“The next big shoe to drop will be when appraisers call a declining market in early August.”
By Wolf Richter for WOLF STREET.
The Virus has thrown the housing market into turmoil. Housing moves slowly. It took the last housing bust four years to play out. But the underlying dynamics can change quickly. So here are some of the underlying dynamics from the four counties that form the North Bay of the San Francisco Bay Area: Marin (just north of the Golden Gate Bridge), Sonoma and Napa (Wine Country), and Solano (easternmost part of the North Bay).
New listings plunged 62% in April from a year ago to just 675 houses and condos, after having already dropped in March. This is supposed to be the spring selling season, and new listings are supposed to surge, but sellers aren’t interested in having potentially infected people traipsing through their home; and they know that buyers are woefully absent, and it doesn’t make that much sense to list the home because previously listed homes are still languishing on the market.
The drop in new listings in March and April are early signs that pent-up supply is building up.
As many of the homes that have been listed in prior months haven’t sold, and despite the terribly weak new listings, inventory of homes for sale fell only 22% from a year ago (to 2,010 homes), and has been rising sequentially since January.
Sales are horrible: The number of closed sales, many of them from contracts signed before April, dropped 36% (to just 729 homes). And pending sales – contracts signed in April and an indication of what future closed sales might look like – plunged 44% (to 733 homes).
The drop in closed sales caused months’ supply, despite plunging new listings, to jump by 22% to 2.8 months.
The charts below show the progression for some of those metrics over the past 12 months, from April 2019 through April 2020.
This is the collapse in new listings depicting how the spring selling season crashed in March and April. The green arrow indicates where new listings went last year:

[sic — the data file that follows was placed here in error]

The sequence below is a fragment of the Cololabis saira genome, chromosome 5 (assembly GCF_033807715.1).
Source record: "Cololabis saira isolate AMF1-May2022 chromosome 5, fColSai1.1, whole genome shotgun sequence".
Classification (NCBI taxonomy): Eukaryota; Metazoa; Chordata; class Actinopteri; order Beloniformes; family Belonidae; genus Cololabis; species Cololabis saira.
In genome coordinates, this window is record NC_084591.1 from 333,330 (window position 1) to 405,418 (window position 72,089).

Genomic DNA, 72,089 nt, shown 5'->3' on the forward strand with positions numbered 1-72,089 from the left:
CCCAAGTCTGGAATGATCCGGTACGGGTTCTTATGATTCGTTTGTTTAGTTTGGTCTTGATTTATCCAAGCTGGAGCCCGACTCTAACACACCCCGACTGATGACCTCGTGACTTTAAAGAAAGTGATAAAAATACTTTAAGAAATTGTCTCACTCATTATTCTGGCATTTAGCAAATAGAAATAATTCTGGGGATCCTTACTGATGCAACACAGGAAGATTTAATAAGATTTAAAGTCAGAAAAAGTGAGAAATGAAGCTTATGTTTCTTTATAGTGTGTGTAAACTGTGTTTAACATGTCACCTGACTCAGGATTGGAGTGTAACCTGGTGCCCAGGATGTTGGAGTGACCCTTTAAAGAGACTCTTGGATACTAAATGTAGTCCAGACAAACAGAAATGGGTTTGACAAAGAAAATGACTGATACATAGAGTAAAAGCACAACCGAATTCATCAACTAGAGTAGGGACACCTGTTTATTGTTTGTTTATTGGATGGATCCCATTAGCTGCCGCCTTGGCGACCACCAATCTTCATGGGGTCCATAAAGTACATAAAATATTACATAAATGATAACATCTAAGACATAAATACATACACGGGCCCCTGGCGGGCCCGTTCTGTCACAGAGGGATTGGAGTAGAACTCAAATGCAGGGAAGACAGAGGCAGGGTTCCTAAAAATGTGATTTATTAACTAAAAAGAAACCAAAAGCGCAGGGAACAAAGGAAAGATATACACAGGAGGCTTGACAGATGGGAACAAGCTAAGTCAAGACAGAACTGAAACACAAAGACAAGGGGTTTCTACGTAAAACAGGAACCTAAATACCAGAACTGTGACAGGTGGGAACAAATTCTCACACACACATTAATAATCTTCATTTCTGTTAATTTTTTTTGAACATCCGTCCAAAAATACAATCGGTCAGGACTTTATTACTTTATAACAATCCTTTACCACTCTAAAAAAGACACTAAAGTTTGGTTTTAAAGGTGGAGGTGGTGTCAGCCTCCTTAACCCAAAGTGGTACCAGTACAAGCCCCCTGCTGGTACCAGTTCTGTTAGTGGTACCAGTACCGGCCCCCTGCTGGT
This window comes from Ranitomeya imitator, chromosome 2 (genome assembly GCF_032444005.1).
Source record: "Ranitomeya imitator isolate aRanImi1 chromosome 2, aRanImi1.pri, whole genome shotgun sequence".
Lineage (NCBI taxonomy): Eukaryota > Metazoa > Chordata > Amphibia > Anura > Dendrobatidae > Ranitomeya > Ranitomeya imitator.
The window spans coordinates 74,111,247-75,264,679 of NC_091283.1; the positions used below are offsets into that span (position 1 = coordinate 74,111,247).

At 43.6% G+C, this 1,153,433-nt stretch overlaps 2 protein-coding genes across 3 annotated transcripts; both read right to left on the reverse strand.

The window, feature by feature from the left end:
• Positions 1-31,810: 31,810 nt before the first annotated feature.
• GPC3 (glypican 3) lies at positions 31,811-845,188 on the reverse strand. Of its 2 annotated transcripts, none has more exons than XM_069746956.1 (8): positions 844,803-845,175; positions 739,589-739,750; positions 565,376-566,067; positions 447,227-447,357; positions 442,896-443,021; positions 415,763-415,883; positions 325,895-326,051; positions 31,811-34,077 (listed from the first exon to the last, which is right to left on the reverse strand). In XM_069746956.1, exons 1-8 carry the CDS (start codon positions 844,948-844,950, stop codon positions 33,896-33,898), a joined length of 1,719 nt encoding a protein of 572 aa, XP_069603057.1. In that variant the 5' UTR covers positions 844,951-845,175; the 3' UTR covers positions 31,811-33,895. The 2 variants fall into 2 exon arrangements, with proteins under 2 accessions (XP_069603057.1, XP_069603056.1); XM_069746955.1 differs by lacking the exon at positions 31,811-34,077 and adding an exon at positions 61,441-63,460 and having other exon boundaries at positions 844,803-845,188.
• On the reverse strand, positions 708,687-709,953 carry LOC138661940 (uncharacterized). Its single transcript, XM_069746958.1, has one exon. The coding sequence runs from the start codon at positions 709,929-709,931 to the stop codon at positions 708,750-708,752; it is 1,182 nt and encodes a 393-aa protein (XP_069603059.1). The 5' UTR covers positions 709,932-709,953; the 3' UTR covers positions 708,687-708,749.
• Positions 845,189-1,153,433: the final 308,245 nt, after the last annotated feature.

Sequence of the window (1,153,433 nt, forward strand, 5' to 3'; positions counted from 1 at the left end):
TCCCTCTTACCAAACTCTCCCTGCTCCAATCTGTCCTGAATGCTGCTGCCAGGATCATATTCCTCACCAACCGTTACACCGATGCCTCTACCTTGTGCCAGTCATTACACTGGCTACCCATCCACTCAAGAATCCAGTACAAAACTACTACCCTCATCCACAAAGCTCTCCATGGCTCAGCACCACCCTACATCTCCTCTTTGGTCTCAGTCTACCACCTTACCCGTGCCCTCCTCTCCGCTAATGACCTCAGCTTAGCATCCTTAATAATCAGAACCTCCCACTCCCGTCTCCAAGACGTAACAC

The inventory of homes for sale ticked up sequentially despite plunging new listings, as much of what was put on the market in prior months hasn’t sold yet:
Closed sales fell 22% from March to April, which is in the spring selling season when sales are supposed to roar higher. Last year at this time, sales jumped 21%. This produced the year-over-year plunge in April of 36%:
Pending sales show that the spring selling season crashed. Last year, from March to April, pending sales jumped 15%, which is in the normal range. This year from March to April, pending sales fell 17%, after having already dropped 8% in March from February. This created the year-over-year plunge in April of 44%:
Thomas Stone, a Realtor in Sonoma County, threw three issues into the mix going forward:
- Already hard-to-get jumbo loans (which many homes in these counties require) made even harder to get by dropping appraisals
- The coming onslaught of new supply from vacation rentals that owners need to shed.
“The next big shoe to drop will be when appraisers call a declining market, probably in August but perhaps as early as July,” Stone said. “Due to the nature of their business, they have to wait for closed sales to show two or more months of price declines.”
“An Appraisal is a ‘reasonably supported opinion of value.’ Even though they see the train is out of control, they have to wait until it is off the tracks before calling it,” he said.
And this bleeds into the difficulties of getting a loan. “Think getting a loan is hard now?” he said. “‘We’re sorry, Mr. Stone, but the property didn’t appraise high enough, and we can’t make the loan,’”
The North Bay with its Wine Country has a large number of vacation rental houses. They’re dead now. And this isn’t likely to change a whole lot in the foreseeable future.
“This will bring both lower rents as the owners with strong hands rent long term, and an increase in inventory as the smarter ones with weak hands try to get out while the getting is good,” Stone said.
So there you have it: A most splendid housing bubble and an equally splendid vacation-rental boom that were both caught at the peak in their most vulnerable state by The Virus that upended everything. Stone sees a very rough market for years to come.
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